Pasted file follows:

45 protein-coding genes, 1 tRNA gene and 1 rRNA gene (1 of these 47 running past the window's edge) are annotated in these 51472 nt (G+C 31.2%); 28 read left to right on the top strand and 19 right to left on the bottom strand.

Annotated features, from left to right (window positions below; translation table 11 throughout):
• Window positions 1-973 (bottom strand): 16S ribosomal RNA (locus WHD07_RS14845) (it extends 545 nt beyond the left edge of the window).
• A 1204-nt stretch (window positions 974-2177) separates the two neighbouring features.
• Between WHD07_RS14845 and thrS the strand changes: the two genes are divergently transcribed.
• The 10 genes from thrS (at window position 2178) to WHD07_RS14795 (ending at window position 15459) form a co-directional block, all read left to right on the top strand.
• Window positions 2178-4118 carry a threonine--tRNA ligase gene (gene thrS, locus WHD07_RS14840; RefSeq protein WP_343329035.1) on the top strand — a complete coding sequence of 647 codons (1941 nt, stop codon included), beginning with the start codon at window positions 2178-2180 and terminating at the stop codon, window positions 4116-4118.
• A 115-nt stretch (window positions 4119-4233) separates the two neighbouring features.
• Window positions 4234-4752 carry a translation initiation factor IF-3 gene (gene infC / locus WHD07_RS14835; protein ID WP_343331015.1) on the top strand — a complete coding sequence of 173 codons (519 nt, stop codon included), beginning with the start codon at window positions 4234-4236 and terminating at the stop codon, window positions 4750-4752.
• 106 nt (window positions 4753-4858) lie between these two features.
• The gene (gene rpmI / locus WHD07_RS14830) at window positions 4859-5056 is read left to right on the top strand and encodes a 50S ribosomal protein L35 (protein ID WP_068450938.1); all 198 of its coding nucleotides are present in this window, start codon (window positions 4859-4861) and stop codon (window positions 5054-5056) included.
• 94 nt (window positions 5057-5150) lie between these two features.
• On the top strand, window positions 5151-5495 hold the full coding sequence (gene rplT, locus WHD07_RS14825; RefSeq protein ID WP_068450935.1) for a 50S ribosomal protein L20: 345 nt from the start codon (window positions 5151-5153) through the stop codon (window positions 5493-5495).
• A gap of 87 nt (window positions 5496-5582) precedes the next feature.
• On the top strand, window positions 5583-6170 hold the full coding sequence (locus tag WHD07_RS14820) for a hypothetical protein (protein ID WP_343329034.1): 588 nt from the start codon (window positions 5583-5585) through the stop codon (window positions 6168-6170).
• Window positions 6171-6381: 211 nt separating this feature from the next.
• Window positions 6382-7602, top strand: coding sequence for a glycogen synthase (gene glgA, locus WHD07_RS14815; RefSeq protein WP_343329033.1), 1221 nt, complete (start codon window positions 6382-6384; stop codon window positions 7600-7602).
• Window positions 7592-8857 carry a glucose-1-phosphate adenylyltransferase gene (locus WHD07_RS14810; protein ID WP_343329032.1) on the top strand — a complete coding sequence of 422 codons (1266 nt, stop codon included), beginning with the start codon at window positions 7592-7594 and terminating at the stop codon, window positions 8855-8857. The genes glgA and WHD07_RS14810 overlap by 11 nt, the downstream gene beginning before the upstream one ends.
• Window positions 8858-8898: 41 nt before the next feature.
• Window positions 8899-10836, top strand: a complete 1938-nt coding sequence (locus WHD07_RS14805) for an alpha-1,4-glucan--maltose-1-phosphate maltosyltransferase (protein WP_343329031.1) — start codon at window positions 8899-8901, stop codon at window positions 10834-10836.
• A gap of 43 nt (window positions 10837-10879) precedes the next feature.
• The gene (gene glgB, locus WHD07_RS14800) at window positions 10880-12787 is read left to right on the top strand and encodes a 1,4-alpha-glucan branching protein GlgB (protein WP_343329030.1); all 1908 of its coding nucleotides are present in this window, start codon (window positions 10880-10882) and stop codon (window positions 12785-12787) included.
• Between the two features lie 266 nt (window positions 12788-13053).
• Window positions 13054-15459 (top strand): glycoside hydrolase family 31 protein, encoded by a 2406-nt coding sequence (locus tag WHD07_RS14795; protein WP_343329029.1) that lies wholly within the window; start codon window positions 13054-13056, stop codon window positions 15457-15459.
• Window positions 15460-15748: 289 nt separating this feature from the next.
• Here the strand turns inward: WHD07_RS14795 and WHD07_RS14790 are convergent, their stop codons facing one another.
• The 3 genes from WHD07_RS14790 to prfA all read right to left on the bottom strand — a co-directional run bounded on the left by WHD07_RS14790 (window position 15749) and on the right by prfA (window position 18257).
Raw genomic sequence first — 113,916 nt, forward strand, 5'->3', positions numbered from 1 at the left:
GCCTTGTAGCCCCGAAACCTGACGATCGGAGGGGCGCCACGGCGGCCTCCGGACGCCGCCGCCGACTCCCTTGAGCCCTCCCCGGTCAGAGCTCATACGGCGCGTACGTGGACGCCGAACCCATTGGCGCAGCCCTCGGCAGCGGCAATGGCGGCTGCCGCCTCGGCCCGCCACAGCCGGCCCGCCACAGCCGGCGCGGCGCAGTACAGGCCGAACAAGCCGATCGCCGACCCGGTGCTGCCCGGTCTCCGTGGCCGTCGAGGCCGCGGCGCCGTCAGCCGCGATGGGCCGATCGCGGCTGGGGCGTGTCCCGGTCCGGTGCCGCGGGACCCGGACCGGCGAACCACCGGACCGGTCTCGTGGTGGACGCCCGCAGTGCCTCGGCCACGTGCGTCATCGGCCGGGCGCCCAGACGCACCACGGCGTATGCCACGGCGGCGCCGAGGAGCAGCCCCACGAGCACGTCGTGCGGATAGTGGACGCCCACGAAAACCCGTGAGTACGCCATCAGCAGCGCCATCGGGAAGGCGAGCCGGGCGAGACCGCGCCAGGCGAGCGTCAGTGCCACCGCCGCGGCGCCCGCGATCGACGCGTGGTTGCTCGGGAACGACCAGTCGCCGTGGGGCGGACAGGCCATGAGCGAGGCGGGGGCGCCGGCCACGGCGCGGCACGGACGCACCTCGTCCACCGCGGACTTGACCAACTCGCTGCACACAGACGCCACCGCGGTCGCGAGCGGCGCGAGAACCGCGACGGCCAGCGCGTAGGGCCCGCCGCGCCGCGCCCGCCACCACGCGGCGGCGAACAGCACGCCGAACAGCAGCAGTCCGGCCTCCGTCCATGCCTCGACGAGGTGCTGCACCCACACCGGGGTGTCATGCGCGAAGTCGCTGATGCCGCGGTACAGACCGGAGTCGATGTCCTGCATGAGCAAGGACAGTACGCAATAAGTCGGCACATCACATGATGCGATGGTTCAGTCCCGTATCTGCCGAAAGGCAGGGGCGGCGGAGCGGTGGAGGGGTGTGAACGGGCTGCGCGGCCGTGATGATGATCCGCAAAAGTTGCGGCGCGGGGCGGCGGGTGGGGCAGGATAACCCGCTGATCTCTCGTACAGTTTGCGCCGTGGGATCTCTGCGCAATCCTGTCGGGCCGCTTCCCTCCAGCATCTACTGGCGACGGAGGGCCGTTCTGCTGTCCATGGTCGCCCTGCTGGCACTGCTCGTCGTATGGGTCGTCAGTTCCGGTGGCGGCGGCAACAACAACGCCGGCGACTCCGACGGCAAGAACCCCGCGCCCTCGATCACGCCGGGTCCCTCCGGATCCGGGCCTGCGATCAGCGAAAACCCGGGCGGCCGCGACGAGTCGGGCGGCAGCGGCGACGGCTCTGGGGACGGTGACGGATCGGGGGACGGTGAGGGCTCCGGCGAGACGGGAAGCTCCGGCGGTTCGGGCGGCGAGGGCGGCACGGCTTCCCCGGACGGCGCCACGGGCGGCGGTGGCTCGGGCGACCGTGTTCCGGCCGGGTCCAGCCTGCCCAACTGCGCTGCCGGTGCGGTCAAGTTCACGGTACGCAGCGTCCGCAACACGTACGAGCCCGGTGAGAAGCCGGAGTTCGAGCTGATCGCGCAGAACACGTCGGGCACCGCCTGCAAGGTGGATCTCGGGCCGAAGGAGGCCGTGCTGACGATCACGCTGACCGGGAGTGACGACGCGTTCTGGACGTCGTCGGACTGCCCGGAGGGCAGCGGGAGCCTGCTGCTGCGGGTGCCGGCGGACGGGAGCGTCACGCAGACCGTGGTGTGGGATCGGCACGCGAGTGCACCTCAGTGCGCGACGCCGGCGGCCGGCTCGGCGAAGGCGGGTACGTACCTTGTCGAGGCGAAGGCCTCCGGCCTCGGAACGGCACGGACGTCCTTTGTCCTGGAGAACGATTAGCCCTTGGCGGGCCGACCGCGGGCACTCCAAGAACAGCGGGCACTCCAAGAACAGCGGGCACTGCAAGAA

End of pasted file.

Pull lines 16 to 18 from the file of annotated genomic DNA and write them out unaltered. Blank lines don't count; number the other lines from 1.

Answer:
• Window positions 6171-6381: 211 nt separating this feature from the next.
• Window positions 6382-7602, top strand: coding sequence for a glycogen synthase (gene glgA, locus WHD07_RS14815; RefSeq protein WP_343329033.1), 1221 nt, complete (start codon window positions 6382-6384; stop codon window positions 7600-7602).
• Window positions 7592-8857 carry a glucose-1-phosphate adenylyltransferase gene (locus WHD07_RS14810; protein ID WP_343329032.1) on the top strand — a complete coding sequence of 422 codons (1266 nt, stop codon included), beginning with the start codon at window positions 7592-7594 and terminating at the stop codon, window positions 8855-8857. The genes glgA and WHD07_RS14810 overlap by 11 nt, the downstream gene beginning before the upstream one ends.